I love this season for SO many reasons. Candy canes. Hot chocolate. Twinkling white lights. Snowflake art. Fireplaces. Warm blankets. Elf. One of my absolute favorite “Decemberisms” is our daily trip to the mailbox to see family and friends’ holiday cards that our dear postman has delivered. I take a few moments to admire each one, the photograph(s), the design, the stamps, and the address labels before adding it to the strand that adorns our mantle. Having sent our holiday cards out early this year (victory!), this got me thinking about this yearly tradition and what we DON’T see on those cards.
Part A: The photo itself.
Flash back to the late 80s and early 90s (photo at right – eeks!). My mom would set aside an afternoon (we’re talking 2-3 hours minimum here) to take no fewer than four rolls of film in coordinated outfits. She’d drop the film canisters off at the local photo developer (when those stores still existed) and eagerly wait to thumb through each shot. The success percentage was LOW and she was lucky to get one or two decent ones. Then, she would order a hundred or so REAL photos to glue/tape into cards. Wow. A LOT of work. Nowadays the entire process is streamlined from start to finish.
Aside from there being a TON of photographers and websites to order cards from (they can even address and send them for you!?), getting a perfect photo is WAY easier. There are hundreds of amazing Pinterest posts about how to pick ‘coordinated but not matching’ outfits – my rule is neutrals and one ‘pop’ of color. Because the sessions are relatively short, bribery is suggested and encouraged.
I did about a dozen holiday card mini sessions for friends and I photoshopped about half of the ‘money’ shots including my own. Head swapping is a pretty simple edit and the one I did for our card took about ten minutes total between importing and editing. It helps me, as an amateur photographer, not stress about getting that one picture. As long as I keep snapping and get 5-10 to work with from each pose, the probability of getting each child looking and smiling is much higher. Then I work some magic on stray hairs, overall lighting/contrast/coloring, and an occasional scratch/zit/stain removal. The other requests (wrinkle removal or filling in bald spots) are left to the magazine editors.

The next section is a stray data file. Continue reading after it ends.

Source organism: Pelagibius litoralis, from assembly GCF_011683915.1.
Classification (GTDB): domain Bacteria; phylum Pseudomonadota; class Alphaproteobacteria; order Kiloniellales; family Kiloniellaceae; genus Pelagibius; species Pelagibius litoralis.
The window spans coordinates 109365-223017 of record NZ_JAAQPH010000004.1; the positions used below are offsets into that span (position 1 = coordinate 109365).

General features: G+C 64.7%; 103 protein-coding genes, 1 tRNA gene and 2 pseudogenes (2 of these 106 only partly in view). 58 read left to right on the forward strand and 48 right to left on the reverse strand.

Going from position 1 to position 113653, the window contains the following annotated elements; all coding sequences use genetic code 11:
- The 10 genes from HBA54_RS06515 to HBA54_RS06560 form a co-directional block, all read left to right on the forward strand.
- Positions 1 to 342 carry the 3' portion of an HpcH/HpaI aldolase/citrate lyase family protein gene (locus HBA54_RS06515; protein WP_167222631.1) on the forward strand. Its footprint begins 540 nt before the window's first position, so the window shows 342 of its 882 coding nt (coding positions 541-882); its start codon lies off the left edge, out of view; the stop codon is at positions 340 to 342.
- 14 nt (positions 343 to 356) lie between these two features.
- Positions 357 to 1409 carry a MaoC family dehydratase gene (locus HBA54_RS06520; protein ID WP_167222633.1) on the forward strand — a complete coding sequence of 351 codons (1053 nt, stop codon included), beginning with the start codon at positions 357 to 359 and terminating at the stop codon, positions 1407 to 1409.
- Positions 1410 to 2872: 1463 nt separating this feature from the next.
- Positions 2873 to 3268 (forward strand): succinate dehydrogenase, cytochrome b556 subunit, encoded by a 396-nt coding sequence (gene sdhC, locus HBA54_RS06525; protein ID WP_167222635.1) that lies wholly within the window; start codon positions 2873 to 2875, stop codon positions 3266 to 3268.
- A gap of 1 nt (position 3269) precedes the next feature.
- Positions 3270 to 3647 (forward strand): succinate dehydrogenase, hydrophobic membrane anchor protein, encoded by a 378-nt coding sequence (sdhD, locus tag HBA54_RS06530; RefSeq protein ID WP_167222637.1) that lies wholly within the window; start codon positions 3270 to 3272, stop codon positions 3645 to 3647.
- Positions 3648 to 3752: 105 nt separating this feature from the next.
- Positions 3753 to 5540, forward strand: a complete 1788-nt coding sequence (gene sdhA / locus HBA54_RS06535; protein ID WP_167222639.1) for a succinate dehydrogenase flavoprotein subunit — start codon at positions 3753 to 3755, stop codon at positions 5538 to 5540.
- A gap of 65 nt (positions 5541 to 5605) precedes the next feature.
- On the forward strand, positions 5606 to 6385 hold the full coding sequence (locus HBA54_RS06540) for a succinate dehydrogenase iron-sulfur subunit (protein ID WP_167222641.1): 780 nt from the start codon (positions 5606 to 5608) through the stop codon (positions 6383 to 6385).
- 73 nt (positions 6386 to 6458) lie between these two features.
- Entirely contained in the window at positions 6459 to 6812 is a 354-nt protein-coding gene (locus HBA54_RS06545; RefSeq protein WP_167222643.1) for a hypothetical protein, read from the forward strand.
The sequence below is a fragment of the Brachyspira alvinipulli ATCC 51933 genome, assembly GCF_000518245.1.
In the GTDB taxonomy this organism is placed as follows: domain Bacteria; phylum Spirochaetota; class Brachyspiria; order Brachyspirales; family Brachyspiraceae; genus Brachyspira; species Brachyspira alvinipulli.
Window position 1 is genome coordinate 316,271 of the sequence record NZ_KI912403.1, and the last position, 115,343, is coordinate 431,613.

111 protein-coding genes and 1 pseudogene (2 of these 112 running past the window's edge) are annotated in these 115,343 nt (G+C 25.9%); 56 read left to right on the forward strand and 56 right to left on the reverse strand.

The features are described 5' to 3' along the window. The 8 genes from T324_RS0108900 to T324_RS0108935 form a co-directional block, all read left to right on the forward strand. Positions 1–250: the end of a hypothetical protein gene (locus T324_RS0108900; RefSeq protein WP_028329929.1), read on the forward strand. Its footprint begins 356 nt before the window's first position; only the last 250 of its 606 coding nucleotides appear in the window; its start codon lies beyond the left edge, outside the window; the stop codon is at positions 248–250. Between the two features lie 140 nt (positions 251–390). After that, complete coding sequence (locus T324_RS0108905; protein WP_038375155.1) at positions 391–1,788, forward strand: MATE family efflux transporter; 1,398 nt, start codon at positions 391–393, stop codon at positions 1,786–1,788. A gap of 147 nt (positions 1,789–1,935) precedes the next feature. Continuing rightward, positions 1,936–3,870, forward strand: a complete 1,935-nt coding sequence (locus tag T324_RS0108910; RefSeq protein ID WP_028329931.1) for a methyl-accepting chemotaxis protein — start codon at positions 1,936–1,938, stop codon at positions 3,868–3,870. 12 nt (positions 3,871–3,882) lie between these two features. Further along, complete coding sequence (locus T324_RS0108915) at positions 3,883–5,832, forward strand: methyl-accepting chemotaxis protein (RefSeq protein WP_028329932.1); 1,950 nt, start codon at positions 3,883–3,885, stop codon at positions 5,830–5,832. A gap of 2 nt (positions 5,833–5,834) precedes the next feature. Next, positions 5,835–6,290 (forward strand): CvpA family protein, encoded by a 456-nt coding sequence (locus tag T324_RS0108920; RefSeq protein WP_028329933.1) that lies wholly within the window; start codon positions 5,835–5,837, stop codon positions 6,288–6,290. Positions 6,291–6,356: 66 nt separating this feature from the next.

Part B: What the photo DOESN’T show.
I have a love/hate relationship with Facebook for a plethora of reasons – political arguments, pyramid business spam, zit popping videos, etc. – but mainly for the ways we choose to depict our lives. I am totally guilty of this. I carefully select the images I post to my yearly photo albums and require tagging approval in any posts or photos from friends. I am not afraid to decline. Sorry. The iconic holiday card is the summation of these feelings into one representation: the happy family pose.
What these photos don’t show are the financial struggles. Job promotions. Marriage therapy. Winning touchdowns. Second mortgages. New friendships. Miscarriages. Toddlers throwing up in the frozen food aisle of the grocery store. The good. The bad. The ugly. The beautiful. All of those daily battles aren’t seen. They’re brushed under the holiday card photo and it’s fine.
While this realization doesn’t change my love of seeing everyone’s beautiful holiday cards, it does make me think about all of those invisible moments that aren’t captured or mailed. It makes me think about the friends I need to reconnect with, the family members I miss spending time with, and the coworkers I should sit and drink coffee with more often. That brings me to my New Year’s Resolution…..
Tag us (#FCMBholidaycard) to share YOUR holiday greetings!